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Non-Fiction

Helen Joseph

Called the “grandmother of American puppetry“ for her definitive history of puppets and marionettes, Helen Haiman Joseph was also known for her own practice of the craft as a talented designer and director.

Marie Jahoda

Marie Jahoda was a major figure in psychology for her work on the effects of unemployment on emotional well-being as well as the social impact of McCarthy-era blacklisting.

Edith Somborn Isaacs

Edith Somborn Isaacs made an impact on New York City both through her own volunteerism and by successfully running her husband’s campaigns for public office.

Libbie Henrietta Hyman

Libbie Henrietta Hyman spent her career researching and writing the definitive texts on invertebrates, a monumental effort.

Gertrude Hirschler

A celebrated translator of deft skill and a woman of great principle, Gertrude Hirschler refused to translate, edit, or publish any book that did not mesh with her ideals or beliefs.

Beth Bowman Hess

Beth Bowman Hess brought a humanist and feminist sensibility to gerontology by discussing the difficulties the elderly faced not as problems inherent in older people, but as problems in the social order that should be confronted and changed.

Clarisse Doris Hellman

C. Doris Hellman’s study of Johannes Kepler and other Renaissance scientists made her one of the first professional historians of science in the US.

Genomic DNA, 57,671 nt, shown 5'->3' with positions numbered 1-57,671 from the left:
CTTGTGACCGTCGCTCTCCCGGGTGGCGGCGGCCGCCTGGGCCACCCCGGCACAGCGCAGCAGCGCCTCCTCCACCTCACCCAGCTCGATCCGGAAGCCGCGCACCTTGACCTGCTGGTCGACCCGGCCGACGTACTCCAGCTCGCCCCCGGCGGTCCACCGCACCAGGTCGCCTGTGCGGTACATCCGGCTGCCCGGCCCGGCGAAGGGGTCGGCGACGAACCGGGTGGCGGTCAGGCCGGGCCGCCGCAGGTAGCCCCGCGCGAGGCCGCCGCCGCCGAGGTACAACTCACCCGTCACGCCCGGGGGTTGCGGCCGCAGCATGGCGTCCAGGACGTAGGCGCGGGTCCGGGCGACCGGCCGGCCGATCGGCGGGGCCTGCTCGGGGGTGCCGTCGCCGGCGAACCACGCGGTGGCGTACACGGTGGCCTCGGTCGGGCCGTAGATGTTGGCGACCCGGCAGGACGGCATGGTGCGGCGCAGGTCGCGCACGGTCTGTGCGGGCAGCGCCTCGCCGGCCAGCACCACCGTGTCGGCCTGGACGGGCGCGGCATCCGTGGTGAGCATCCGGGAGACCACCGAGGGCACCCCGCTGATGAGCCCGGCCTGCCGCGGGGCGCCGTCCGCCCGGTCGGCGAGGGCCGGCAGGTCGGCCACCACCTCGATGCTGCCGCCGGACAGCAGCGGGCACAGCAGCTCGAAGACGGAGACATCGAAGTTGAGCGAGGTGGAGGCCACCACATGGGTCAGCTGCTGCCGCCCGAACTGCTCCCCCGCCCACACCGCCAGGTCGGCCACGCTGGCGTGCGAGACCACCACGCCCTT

Carolyn G. Heilbrun

Carolyn G. Heilbrun lived two rich and full lives, one as an esteemed scholar of modern British literature, the other as the popular mystery writer Amanda Cross.

Elinor Guggenheimer

Elinor Guggenheimer focused her career in city government on higher standards for childcare and on greater representation of women in politics.

Sidonie Matzner Gruenberg

As director of the Child Study Association of America, Sidonie Matzner Gruenberg blended the best research on child development and her own experience as a mother of four to offer advice to parents.

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How to cite this page

Jewish Women's Archive. "Non-Fiction." (Viewed on August 22, 2014) <http://jwa.org/topics/non-fiction>.

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